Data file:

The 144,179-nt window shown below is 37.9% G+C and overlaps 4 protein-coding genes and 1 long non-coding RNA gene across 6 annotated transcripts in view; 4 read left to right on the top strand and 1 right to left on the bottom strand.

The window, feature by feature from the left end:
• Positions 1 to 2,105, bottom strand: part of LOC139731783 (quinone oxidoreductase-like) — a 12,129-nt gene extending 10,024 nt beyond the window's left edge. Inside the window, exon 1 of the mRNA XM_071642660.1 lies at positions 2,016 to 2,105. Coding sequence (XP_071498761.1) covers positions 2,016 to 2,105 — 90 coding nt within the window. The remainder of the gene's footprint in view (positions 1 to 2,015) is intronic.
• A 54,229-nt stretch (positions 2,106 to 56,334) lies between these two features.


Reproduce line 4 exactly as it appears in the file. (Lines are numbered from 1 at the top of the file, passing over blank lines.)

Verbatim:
• A 54,229-nt stretch (positions 2,106 to 56,334) lies between these two features.